Canada’s tainted blood tragedy of the 1980’s lead to a myriad of costly tests for potential viruses (and other pathogens) in our blood products. While it was the best option available, this extensive testing is unable to insure safety from emerging and unknown risks. There is now a method to universally inactivate all pathogens potentially contaminating blood products. This pro-active approach, known as pathogen reduction technology (PRT), is being applied successfully to the liquid component of blood, called plasma. However, PRT for blood products that contain cells, like platelets, has yet to be perfected. The current research proposal addresses the molecular basis of one of the problems, which is how platelets protect certain viruses from PRT. Using dengue virus as a model known to be protected by platelets, we will evaluate how platelet proteins are changed in response to simultaneous virus and PRT treatment. This will not only provide insight into how the platelet is protecting the virus, suggesting ways to overcome this problem, but will also help to understand the severe sickness dengue virus causes around the globe. As PRT is further developed, it is will further enhance our blood system safety and reduce healthcare costs.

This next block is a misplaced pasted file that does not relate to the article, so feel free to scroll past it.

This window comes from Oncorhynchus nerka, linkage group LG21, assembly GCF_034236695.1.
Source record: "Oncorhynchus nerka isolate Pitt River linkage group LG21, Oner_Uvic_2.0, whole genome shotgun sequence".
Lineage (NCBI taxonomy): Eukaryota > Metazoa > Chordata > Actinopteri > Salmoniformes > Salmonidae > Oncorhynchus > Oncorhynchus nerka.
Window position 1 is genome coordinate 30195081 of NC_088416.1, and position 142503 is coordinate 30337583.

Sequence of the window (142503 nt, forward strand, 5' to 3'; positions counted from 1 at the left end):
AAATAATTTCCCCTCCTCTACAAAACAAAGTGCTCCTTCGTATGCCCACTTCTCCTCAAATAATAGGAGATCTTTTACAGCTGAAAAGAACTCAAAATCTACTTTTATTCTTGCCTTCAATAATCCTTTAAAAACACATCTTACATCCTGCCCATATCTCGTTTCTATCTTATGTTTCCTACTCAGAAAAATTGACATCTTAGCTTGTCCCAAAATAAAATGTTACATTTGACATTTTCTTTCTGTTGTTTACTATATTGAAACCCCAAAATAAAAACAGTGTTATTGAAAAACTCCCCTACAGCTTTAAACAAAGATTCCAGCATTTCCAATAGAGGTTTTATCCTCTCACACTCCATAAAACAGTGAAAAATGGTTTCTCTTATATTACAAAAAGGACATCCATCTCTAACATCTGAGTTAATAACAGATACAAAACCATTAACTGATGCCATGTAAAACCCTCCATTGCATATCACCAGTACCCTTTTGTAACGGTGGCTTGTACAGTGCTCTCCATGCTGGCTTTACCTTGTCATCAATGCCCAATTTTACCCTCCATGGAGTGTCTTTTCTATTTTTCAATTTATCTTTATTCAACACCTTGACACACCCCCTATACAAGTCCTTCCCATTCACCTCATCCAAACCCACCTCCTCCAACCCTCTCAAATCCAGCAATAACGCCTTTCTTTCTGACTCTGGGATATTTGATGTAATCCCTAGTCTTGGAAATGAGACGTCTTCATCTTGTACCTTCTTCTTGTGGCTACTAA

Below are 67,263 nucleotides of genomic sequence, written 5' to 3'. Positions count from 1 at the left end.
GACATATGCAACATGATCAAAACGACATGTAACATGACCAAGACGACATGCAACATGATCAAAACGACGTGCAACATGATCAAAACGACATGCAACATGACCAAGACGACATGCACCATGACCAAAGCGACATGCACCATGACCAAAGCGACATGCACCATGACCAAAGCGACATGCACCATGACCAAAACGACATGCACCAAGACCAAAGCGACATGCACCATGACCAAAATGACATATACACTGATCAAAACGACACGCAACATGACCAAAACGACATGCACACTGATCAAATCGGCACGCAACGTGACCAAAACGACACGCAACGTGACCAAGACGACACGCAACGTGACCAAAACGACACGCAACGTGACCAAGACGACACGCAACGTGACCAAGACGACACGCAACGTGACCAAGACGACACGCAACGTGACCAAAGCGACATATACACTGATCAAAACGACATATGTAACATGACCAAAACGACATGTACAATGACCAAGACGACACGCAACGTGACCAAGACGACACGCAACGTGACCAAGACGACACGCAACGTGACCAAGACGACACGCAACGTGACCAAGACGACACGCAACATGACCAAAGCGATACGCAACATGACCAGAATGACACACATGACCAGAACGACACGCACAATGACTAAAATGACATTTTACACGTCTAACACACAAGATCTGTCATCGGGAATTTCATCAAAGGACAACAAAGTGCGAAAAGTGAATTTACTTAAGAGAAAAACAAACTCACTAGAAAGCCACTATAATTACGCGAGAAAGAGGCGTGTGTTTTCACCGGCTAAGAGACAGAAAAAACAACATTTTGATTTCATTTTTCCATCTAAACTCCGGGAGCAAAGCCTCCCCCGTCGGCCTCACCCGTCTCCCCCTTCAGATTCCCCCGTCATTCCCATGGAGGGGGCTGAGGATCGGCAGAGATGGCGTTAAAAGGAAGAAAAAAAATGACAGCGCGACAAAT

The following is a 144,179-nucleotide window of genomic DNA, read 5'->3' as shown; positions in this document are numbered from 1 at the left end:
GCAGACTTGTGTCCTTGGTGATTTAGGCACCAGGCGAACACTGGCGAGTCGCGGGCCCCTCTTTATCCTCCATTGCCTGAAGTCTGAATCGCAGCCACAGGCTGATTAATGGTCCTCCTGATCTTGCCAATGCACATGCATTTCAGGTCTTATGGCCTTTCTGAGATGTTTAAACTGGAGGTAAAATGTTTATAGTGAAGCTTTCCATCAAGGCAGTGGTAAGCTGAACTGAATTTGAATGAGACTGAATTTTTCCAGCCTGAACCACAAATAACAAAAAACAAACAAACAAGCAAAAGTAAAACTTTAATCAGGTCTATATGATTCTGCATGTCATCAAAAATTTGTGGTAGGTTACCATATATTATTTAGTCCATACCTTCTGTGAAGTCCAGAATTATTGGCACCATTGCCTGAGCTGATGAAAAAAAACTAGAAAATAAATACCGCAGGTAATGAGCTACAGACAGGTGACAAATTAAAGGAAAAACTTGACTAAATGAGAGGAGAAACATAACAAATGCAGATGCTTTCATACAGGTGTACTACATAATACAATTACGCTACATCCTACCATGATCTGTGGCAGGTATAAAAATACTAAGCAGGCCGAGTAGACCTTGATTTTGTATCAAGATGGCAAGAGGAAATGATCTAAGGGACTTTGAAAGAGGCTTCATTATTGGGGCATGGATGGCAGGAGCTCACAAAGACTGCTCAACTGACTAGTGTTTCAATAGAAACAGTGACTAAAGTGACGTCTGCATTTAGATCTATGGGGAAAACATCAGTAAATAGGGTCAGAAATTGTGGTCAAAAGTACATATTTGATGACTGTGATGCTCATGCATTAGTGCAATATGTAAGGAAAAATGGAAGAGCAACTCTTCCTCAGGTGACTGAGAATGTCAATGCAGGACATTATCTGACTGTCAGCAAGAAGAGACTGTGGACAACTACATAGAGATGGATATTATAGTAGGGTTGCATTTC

Graduate Fellowship Program